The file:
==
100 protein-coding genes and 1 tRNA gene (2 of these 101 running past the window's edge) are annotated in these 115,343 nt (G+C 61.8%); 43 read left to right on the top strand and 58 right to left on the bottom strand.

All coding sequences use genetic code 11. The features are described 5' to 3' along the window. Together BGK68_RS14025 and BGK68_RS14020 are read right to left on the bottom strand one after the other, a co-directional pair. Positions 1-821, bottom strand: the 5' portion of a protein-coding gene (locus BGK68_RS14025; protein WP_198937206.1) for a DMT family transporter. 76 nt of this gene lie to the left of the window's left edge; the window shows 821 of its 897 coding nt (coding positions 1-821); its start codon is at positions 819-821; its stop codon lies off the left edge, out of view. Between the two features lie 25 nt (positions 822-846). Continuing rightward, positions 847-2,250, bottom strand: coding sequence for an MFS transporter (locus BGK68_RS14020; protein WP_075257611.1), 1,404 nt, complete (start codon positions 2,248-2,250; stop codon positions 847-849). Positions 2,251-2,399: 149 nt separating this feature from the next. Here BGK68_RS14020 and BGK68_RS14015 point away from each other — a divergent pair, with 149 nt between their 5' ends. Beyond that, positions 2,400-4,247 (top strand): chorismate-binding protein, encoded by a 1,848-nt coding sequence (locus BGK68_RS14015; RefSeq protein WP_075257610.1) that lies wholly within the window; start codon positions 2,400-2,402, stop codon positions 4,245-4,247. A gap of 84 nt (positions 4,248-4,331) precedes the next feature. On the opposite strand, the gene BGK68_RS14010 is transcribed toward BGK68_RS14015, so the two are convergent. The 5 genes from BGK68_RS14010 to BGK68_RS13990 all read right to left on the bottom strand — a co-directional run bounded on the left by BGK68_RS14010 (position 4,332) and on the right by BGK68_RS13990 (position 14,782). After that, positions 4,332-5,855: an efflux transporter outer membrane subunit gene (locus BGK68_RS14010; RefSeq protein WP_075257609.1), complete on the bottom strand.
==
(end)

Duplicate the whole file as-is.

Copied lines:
100 protein-coding genes and 1 tRNA gene (2 of these 101 running past the window's edge) are annotated in these 115,343 nt (G+C 61.8%); 43 read left to right on the top strand and 58 right to left on the bottom strand.

All coding sequences use genetic code 11. The features are described 5' to 3' along the window. Together BGK68_RS14025 and BGK68_RS14020 are read right to left on the bottom strand one after the other, a co-directional pair. Positions 1-821, bottom strand: the 5' portion of a protein-coding gene (locus BGK68_RS14025; protein WP_198937206.1) for a DMT family transporter. 76 nt of this gene lie to the left of the window's left edge; the window shows 821 of its 897 coding nt (coding positions 1-821); its start codon is at positions 819-821; its stop codon lies off the left edge, out of view. Between the two features lie 25 nt (positions 822-846). Continuing rightward, positions 847-2,250, bottom strand: coding sequence for an MFS transporter (locus BGK68_RS14020; protein WP_075257611.1), 1,404 nt, complete (start codon positions 2,248-2,250; stop codon positions 847-849). Positions 2,251-2,399: 149 nt separating this feature from the next. Here BGK68_RS14020 and BGK68_RS14015 point away from each other — a divergent pair, with 149 nt between their 5' ends. Beyond that, positions 2,400-4,247 (top strand): chorismate-binding protein, encoded by a 1,848-nt coding sequence (locus BGK68_RS14015; RefSeq protein WP_075257610.1) that lies wholly within the window; start codon positions 2,400-2,402, stop codon positions 4,245-4,247. A gap of 84 nt (positions 4,248-4,331) precedes the next feature. On the opposite strand, the gene BGK68_RS14010 is transcribed toward BGK68_RS14015, so the two are convergent. The 5 genes from BGK68_RS14010 to BGK68_RS13990 all read right to left on the bottom strand — a co-directional run bounded on the left by BGK68_RS14010 (position 4,332) and on the right by BGK68_RS13990 (position 14,782). After that, positions 4,332-5,855: an efflux transporter outer membrane subunit gene (locus BGK68_RS14010; RefSeq protein WP_075257609.1), complete on the bottom strand.